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Ranked: The World’s Most Surveillance Cities

This may come as a surprise, but it was not until 2007 that the global urban population surpassed the rural population. At the time, the two groups were almost 50/50 split, with about 3.3 billion people each.

Today, the percentage of people living in urban areas has grown to more than 55%and is expected to reach 68% by 2050. Due to this trend, many of the world’s largest cities have become home to tens of millions of people.

In response to such incredible density, governments, businesses, and homes have installed countless security cameras for various purposes, including protection against crime. To understand the scale of this surveillance, we have taken data from a recent report by Comparitech to visualize the most surveilled cities in the world.

The List (Excluding China)

Excluding China for the time being, these are the 10 most surveilled cities in the world.

City Population number of cameras cameras by
1000 people
๐Ÿ‡ฎ๐Ÿ‡ณIndore, India 3.2 million 200,600 63
๐Ÿ‡ฎ๐Ÿ‡ณHyderabad, India 10.5 million 440,299 42
๐Ÿ‡ฎ๐Ÿ‡ณ Delhi, India 16.3 million 436,600 27
๐Ÿ‡ฎ๐Ÿ‡ณ Chennai, India 11.5 million 282,126 25
๐Ÿ‡ธ๐Ÿ‡ฌ Singapore 6.0M 108,981 18
๐Ÿ‡ท๐Ÿ‡บ Moscow, Russia 12.6 million 213,000 17
๐Ÿ‡ฎ๐Ÿ‡ถ Baghdad, Iraq 7.5 million 120,000 sixteen
๐Ÿ‡บ๐Ÿ‡ธ London, United Kingdom 9.5 million 127,373 13
๐Ÿ‡ท๐Ÿ‡บ Saint Petersburg, Russia 5.5 million 70,000 13
๐Ÿ‡บ๐Ÿ‡ธ Los Angeles, United States 3.9 million 34,959 9

rounded figures

The four main cities belong to India, which is the second largest country in the world by population. Surveillance cameras are playing an important role in the country’s efforts to reduce crimes against women.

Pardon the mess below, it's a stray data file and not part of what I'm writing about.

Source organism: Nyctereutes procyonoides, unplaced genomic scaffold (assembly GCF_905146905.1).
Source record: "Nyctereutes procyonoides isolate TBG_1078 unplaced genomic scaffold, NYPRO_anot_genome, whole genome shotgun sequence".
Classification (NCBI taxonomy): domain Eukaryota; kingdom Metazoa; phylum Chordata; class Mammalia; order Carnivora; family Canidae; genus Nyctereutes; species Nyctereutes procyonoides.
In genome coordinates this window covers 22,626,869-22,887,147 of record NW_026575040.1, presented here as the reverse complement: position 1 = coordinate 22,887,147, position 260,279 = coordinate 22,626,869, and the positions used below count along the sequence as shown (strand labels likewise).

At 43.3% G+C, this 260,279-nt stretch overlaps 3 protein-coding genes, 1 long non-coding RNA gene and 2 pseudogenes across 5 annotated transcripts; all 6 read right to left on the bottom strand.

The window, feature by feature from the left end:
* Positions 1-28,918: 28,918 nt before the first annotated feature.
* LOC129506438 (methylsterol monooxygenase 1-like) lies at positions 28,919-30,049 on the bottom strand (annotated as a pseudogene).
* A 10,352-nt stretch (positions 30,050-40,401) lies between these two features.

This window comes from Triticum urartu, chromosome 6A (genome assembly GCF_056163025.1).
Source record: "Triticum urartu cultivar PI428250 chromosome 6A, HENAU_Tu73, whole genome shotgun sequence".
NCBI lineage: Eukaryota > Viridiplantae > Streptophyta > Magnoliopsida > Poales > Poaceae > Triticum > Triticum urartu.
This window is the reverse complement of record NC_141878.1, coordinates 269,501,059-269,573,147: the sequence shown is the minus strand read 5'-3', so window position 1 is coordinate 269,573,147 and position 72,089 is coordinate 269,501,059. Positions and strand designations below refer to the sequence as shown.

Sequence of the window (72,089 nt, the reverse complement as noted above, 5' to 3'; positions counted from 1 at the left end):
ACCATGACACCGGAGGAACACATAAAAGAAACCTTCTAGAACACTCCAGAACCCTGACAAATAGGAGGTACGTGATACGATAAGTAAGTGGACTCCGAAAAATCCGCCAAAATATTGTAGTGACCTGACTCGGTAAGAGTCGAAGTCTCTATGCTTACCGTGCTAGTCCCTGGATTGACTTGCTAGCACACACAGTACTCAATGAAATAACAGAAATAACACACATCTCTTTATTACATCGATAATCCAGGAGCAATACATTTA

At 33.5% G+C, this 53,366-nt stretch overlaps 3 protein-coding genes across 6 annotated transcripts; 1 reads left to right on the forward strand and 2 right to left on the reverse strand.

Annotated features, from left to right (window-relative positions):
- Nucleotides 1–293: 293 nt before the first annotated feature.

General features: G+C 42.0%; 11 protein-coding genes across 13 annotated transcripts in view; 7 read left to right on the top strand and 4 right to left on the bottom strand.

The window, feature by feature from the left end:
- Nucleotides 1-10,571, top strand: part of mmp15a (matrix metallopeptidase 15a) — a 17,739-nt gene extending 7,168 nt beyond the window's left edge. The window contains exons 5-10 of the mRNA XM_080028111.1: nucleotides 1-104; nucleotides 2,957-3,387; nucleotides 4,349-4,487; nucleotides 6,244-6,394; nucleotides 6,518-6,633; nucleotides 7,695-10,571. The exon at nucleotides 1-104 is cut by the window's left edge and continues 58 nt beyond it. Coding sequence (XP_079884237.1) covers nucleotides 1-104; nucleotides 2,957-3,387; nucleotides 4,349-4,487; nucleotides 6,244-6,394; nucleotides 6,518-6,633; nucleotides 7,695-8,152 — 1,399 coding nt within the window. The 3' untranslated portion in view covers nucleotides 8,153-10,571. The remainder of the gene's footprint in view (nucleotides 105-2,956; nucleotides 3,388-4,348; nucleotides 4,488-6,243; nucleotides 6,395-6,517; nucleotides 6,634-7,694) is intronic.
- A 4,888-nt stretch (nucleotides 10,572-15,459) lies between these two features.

Further down the list are cities from a variety of countries. one of these is Russia, which has expanded its use of surveillance cameras in recent years. Given the country’s history of human rights violations, activists are concerned that facial recognition technology could become a tool of oppression.

The only American city on the list is the Angels, which contains some of the wealthiest neighborhoods and municipalities in the country. That includes Beverly Hills, which, according to the Los Angeles Times, has more than 2,000 cameras for its population of 32,500. That translates to about 62 cameras per 1,000 people, which means that Beverly Hills would end up at No. 2 in the world rankings if included as a separate entity.

Surveillance in China

IHS Markit estimates that as of 2021, there are more than 1 billion surveillance cameras installed around the world. The firm also believes that 54% of these cameras are in China.

Due to limited transparency, it is impossible to determine how many cameras there really are in each Chinese city. However, if we assume that China has 540 million cameras and divide that by its population of 1.46 billion, we can reasonably say that there are 373 cameras per 1,000 people (rounded figures).

One limitation of this approach is that it assumes that everyone in China lives in a city, which is far from the truth. The most recent figures from the World Bank suggest that 37% of China’s population is rural, equivalent to more than 500 million people.

With this in mind, the number of cameras per 1,000 people in a tier 1+ Chinese city (eg Shanghai) is likely to be much higher than 373.

More about China

The expansive use of cameras and facial recognition technology in China has been widely documented in the media. These networks enable the country’s social credit program, which gives local governments an unprecedented amount of oversight over their citizens.

For example, China’s camera networks can be used to verify ATM withdrawals, allow access to homes, and even publicly shame people for minor offenses like jaywalking.

This may sound like a dystopian nightmare to Western audiences, but according to Chinese citizens, it’s mostly a good thing. In a 2018 survey of 2,209 citizens, 80% of respondents approved of social credit systems.

If you’re interested in learning more about surveillance in Chinese cities, consider this video from The Economist, which explores the opportunities and dangers of comprehensive state control.

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